Tuesday, 18 February 2014

Renae's Race, Technolody Park - A Grade :: 16th February, 2014

Renae's Race is a memorial race held in honour of Renae Baker and I think a sense of honour and privilege is felt by anyone competing in this event. This blog entry is not so much about the specifics of Sunday morning's race but more on the experiences I had from that race and a previous race held on the Australia Day long weekend. Both races were ventures into the Elite men's (open A grade) racing scene in Perth with the Australia Day event being my first.

Before I continue, understand that these are my experiences and thoughts and whether they are right or wrong within the context is irrelevant. The purpose of this post is to provide an insight into what it's like to race at this level and, in respect to Sunday's race, what it's like to race in a bunch with one of the world's best bike riders, Luke Durbridge. No, this is not a World Tour race. Far from it. Several levels under it in fact. This post is not meant to pump up anyone's ego (including my own), but Luke is a class rider and whether he showed his full ability today or not, his strength was definitely felt by most in the group.

My first venture into this level of racing was on the Monday of the Australia Day long weekend. I remember being far more nervous than usual and I guess this was a little understandable because I knew I was heading into a race that would be beyond my current ability. There were some who praised me for making the step up and I'm sure there were some who thought I was bonkers and probably shouldn't be there. So why do it? Because in my opinion, if you want to improve, then step up and ride with/against those who you know are stronger than you. Do it often enough and eventually, you might just become competitive ... even at 42 years of age (almost).

The Australia Day Criterium was unsupported by any team members. AP had just returned from a massive week of riding at the Tour Down Under and, thus, was not be competing while the rest of the team opted to use the long weekend to take rest. I actually preferred this because I felt I was not under pressure to perform for the team and could take the race as it came, fully anticipating that I would be unlikely to finish. I was lapped within about 15 minutes and exited with a sense of amazement. This was far harder than I expected but in no way did this put me off.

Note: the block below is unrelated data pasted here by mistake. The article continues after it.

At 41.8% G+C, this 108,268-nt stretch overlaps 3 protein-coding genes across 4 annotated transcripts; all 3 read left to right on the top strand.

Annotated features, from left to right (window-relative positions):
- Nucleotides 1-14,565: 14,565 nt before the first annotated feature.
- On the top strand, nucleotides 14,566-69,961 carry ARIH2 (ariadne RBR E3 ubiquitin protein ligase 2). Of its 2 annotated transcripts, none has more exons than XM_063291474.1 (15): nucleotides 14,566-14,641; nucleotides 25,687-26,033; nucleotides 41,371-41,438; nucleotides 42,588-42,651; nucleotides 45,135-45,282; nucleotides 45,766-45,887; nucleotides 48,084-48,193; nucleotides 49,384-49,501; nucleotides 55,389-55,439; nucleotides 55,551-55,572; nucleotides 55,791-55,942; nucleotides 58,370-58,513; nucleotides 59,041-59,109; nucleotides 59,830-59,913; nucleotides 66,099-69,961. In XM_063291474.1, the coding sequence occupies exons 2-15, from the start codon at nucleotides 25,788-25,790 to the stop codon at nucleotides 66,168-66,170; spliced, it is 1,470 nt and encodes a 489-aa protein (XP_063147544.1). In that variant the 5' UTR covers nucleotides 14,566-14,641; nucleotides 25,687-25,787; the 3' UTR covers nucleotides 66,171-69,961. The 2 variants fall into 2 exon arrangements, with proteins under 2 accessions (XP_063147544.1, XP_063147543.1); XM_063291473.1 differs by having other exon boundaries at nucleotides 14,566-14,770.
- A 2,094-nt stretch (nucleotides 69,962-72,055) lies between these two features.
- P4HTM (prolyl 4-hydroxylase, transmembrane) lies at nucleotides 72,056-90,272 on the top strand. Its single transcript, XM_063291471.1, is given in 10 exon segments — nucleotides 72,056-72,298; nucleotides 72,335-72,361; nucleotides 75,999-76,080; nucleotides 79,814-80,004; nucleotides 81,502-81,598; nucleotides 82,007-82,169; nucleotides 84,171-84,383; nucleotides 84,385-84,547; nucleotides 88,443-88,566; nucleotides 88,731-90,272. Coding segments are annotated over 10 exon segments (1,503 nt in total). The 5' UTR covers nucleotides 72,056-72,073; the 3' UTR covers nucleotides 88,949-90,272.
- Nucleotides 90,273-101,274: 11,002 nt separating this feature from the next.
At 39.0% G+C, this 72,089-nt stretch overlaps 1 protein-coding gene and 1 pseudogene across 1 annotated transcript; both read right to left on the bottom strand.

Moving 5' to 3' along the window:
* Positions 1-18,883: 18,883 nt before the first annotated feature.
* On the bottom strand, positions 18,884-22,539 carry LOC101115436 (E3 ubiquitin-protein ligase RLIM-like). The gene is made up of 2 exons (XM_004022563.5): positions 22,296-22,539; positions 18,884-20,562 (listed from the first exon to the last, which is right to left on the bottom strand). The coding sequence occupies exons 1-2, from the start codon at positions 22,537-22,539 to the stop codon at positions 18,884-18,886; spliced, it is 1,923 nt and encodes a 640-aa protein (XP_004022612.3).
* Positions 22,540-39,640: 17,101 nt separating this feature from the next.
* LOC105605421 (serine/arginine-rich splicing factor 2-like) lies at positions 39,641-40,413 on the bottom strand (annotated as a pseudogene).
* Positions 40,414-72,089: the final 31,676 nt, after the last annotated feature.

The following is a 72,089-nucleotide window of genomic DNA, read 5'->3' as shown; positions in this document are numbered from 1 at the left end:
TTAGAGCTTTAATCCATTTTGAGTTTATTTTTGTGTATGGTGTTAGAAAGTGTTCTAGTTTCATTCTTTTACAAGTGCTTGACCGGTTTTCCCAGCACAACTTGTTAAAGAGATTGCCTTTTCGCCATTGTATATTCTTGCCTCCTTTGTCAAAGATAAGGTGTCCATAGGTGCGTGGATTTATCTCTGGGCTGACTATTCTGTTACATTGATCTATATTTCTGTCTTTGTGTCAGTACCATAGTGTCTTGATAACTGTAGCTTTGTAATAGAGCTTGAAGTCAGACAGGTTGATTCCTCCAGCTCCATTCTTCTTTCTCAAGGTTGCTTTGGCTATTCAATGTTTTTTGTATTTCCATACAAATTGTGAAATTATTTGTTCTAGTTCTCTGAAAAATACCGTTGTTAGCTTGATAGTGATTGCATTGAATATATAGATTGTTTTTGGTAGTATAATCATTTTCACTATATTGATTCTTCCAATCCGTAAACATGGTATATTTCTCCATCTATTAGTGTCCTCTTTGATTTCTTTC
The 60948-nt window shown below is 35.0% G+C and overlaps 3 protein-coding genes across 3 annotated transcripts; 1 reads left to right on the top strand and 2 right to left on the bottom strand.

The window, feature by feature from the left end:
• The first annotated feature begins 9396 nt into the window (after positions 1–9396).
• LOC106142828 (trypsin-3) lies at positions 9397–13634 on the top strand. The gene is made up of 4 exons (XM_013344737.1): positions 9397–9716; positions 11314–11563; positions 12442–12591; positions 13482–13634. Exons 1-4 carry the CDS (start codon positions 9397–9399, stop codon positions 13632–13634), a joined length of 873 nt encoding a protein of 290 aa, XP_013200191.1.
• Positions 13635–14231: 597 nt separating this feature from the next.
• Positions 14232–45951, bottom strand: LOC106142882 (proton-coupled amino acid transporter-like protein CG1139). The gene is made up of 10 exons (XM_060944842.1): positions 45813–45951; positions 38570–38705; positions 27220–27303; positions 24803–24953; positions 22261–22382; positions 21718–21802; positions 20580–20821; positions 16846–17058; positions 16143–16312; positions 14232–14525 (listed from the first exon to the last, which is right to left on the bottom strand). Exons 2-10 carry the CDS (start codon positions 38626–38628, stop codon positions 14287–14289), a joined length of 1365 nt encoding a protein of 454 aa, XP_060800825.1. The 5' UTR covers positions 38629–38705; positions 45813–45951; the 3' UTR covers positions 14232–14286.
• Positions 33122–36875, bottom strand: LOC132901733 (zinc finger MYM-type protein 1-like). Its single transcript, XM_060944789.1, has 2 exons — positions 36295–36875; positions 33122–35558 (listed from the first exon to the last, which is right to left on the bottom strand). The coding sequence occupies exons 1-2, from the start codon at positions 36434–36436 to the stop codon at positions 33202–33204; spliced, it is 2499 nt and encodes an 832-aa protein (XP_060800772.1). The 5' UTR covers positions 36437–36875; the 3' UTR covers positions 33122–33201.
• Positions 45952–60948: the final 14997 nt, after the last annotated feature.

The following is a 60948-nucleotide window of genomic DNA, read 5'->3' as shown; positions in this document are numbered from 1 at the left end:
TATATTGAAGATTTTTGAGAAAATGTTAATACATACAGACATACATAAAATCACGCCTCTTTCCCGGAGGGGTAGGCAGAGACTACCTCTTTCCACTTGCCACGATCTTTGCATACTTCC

Last Sunday was no different other than the fact that Luke was riding. My anticipation was the same although I wanted to feel that I had actually done a little better than the Australia Day Crit by the time the race was over. Lining up at the start among some of WA's (or even the country's) best riders was a little daunting but this time, there were no nerves. I think this was more because I knew what to expect as I had done it before. I knew it would be hard and I fully anticipated being lapped and exiting early once again.

With both my experiences, the start was much the same. The intensity is amazing as riders lift the pace to 45km/h almost immediately and that's roughly where it stays for a number of laps before backing off slightly. Unfortunately, at my current ability, this kind of pace (on this course) cooks me and it's not long before I'm lapped and out of the race. The intensity is amazing as you barrel up Brody Hall Drive at over 50km/h. Your lungs are dragging behind, your heart is going gang-busters and your legs slowly but surely start screaming at you. When you then watch on from a spectator's vantage (after you've been lapped and pulled out), you realise that the top end of the field look like they are doing it easy. I know it's still hard work for them but having been amongst them helps put things in perspective that these champions really are at another level.

Most of these guys may have youth on their side but there are riders in that bunch that I have utmost admiration for when you consider that they are some years older than the majority of the field and often race at Masters events. I refer to the likes of Matt Upton, Chris Glasby and Unicorn's own Andrew Patterson (among a few others). On many occasions they have proven their ability to keep WA's elite riders honest and keep the pressure on during hard races. Maybe some of their ability might rub off on me if I keep having a crack at this level of racing.

These Elite guys are strong. Naturally strong. Say what you like about performance enhancements and the problems in the sport at higher levels, but I just don't see it here. To me, they are a classic example of athletes who reap the rewards of pure and utter hard work. I'm certainly not at their level but I feel that putting in the time to train to the best of my ability and to learn race craft from my peers, team members and competitors, I might, just might, be able to improve enough to be amongst them at the end of one of these races. Simply put, I'll never know if I don't give it a go.

So mock me or praise me for stepping into this arena, but I will stand by my own opinion that if I'm not among stronger riders than myself during races, my improvement may not be what I want it to be.

Thanks for reading and see you out there.


  1. That was very generous of you Charlie not to mention that I pulled out of that race after 12 minutes, and about 10 minutes before you....

  2. Charlie, another awesome read and a fantastic insight into the elite level of WA's cream of the crop. Keep up the good work - I agree 100% that if we don't push ourselves against those better, the ability to improve is dampened. Look forward to seeing you again soon on the bike.